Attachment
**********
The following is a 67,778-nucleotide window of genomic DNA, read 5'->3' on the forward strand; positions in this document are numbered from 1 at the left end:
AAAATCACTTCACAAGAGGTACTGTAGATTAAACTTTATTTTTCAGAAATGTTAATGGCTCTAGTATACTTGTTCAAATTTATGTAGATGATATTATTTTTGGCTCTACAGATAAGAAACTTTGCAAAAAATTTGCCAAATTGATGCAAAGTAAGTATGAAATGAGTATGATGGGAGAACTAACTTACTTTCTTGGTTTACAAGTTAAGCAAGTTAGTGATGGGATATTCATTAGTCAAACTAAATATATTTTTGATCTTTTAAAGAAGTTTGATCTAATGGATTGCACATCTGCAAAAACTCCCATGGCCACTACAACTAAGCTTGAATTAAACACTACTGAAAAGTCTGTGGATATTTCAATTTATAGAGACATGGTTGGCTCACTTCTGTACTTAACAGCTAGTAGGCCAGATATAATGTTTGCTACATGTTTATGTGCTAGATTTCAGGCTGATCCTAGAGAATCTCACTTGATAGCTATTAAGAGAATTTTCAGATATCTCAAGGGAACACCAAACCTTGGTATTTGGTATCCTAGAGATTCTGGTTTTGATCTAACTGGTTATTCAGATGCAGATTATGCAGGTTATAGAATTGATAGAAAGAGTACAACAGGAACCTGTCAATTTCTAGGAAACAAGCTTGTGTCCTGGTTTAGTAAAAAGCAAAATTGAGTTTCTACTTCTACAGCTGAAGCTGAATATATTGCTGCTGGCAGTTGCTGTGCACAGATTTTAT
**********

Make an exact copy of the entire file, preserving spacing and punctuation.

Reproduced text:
The following is a 67,778-nucleotide window of genomic DNA, read 5'->3' on the forward strand; positions in this document are numbered from 1 at the left end:
AAAATCACTTCACAAGAGGTACTGTAGATTAAACTTTATTTTTCAGAAATGTTAATGGCTCTAGTATACTTGTTCAAATTTATGTAGATGATATTATTTTTGGCTCTACAGATAAGAAACTTTGCAAAAAATTTGCCAAATTGATGCAAAGTAAGTATGAAATGAGTATGATGGGAGAACTAACTTACTTTCTTGGTTTACAAGTTAAGCAAGTTAGTGATGGGATATTCATTAGTCAAACTAAATATATTTTTGATCTTTTAAAGAAGTTTGATCTAATGGATTGCACATCTGCAAAAACTCCCATGGCCACTACAACTAAGCTTGAATTAAACACTACTGAAAAGTCTGTGGATATTTCAATTTATAGAGACATGGTTGGCTCACTTCTGTACTTAACAGCTAGTAGGCCAGATATAATGTTTGCTACATGTTTATGTGCTAGATTTCAGGCTGATCCTAGAGAATCTCACTTGATAGCTATTAAGAGAATTTTCAGATATCTCAAGGGAACACCAAACCTTGGTATTTGGTATCCTAGAGATTCTGGTTTTGATCTAACTGGTTATTCAGATGCAGATTATGCAGGTTATAGAATTGATAGAAAGAGTACAACAGGAACCTGTCAATTTCTAGGAAACAAGCTTGTGTCCTGGTTTAGTAAAAAGCAAAATTGAGTTTCTACTTCTACAGCTGAAGCTGAATATATTGCTGCTGGCAGTTGCTGTGCACAGATTTTAT